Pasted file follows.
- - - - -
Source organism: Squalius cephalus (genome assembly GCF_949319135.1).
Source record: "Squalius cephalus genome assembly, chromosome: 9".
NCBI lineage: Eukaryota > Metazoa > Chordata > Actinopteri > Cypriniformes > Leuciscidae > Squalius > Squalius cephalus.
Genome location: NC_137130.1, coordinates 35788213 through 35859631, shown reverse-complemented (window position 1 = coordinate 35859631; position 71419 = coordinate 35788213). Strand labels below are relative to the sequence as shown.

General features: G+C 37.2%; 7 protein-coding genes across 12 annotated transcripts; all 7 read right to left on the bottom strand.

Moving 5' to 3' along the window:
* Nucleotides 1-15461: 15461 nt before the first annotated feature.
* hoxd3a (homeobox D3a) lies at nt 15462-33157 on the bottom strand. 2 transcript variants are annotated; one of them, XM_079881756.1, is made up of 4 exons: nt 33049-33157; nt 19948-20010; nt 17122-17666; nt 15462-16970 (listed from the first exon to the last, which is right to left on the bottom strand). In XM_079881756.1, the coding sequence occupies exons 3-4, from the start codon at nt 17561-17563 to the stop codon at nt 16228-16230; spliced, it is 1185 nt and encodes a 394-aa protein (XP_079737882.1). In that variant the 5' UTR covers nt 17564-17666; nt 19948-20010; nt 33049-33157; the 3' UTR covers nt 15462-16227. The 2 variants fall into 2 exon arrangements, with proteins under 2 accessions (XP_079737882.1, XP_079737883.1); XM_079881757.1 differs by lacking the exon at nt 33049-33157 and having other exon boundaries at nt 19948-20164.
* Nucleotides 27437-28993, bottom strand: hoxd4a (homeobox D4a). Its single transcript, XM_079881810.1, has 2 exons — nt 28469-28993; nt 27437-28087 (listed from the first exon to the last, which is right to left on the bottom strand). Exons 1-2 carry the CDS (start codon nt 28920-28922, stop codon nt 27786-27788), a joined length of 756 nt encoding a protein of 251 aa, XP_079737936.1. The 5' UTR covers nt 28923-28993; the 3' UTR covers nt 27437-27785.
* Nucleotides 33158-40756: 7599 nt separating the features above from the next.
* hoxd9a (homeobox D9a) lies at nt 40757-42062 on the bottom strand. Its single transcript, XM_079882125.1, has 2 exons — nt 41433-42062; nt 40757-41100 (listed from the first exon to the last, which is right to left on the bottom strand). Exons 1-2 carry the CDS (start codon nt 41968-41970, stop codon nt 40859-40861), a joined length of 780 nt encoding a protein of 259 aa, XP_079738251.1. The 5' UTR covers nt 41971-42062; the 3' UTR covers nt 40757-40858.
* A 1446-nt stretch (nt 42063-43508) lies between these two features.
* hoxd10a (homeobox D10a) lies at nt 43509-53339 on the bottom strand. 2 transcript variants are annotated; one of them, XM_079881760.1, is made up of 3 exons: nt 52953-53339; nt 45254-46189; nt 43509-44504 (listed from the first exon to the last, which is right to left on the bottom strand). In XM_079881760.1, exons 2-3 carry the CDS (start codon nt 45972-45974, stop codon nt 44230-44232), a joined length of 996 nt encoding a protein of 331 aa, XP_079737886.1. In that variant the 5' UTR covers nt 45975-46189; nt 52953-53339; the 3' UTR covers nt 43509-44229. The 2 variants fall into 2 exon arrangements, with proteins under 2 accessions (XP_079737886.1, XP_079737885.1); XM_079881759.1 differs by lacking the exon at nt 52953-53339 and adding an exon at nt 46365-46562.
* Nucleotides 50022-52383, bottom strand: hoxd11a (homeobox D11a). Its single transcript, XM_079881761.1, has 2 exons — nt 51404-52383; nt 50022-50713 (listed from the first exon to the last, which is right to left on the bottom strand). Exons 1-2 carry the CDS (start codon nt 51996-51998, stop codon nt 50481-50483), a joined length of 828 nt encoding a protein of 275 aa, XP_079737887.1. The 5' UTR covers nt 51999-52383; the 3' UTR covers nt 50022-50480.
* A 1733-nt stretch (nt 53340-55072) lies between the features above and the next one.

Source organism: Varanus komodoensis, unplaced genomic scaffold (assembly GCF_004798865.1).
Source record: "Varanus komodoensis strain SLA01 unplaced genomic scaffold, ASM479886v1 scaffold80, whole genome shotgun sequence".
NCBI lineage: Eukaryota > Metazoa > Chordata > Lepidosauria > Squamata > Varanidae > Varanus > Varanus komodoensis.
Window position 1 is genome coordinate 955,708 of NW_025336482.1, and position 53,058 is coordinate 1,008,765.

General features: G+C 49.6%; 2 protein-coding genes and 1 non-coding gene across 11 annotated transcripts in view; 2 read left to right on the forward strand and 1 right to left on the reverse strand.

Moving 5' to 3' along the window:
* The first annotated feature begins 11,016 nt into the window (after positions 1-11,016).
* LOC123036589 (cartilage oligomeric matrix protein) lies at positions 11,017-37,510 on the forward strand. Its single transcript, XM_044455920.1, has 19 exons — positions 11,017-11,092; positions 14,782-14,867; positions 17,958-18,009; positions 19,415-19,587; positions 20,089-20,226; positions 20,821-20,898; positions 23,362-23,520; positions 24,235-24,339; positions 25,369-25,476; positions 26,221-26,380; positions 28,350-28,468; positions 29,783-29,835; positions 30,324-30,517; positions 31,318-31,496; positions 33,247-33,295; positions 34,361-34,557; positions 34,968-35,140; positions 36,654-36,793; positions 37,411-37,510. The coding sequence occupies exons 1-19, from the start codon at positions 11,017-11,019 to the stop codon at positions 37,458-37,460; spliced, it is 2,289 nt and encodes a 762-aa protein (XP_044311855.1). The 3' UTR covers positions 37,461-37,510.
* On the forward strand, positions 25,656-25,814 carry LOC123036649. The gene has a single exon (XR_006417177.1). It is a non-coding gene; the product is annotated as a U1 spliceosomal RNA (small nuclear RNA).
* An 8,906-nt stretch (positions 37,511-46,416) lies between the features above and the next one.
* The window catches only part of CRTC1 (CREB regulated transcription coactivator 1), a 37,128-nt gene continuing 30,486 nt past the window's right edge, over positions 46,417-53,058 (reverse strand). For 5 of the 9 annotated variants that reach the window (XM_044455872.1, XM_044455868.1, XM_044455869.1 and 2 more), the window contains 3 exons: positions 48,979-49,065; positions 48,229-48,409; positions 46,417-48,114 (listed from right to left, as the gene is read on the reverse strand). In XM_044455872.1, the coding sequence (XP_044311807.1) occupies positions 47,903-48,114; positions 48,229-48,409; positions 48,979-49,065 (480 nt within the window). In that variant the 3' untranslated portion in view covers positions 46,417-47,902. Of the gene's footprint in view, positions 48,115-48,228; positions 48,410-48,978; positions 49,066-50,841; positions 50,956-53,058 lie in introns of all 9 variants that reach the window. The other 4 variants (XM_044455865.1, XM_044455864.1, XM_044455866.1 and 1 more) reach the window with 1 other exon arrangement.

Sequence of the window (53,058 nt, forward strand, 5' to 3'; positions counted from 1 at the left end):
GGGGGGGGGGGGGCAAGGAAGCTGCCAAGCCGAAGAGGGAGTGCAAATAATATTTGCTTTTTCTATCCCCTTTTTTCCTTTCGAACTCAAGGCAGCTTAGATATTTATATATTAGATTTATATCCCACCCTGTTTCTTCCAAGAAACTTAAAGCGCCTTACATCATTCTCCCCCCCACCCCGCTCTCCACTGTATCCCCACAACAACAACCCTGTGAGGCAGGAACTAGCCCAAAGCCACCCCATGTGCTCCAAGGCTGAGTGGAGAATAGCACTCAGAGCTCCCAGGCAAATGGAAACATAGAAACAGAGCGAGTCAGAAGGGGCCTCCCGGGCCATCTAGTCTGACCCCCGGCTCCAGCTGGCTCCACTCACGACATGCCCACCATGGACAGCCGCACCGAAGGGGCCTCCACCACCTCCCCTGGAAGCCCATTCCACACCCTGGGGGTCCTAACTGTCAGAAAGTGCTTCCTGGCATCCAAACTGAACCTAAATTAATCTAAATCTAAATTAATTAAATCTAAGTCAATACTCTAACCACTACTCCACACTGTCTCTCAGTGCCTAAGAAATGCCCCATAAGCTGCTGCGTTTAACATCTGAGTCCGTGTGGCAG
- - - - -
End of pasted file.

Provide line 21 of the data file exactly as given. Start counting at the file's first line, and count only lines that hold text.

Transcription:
Moving 5' to 3' along the window: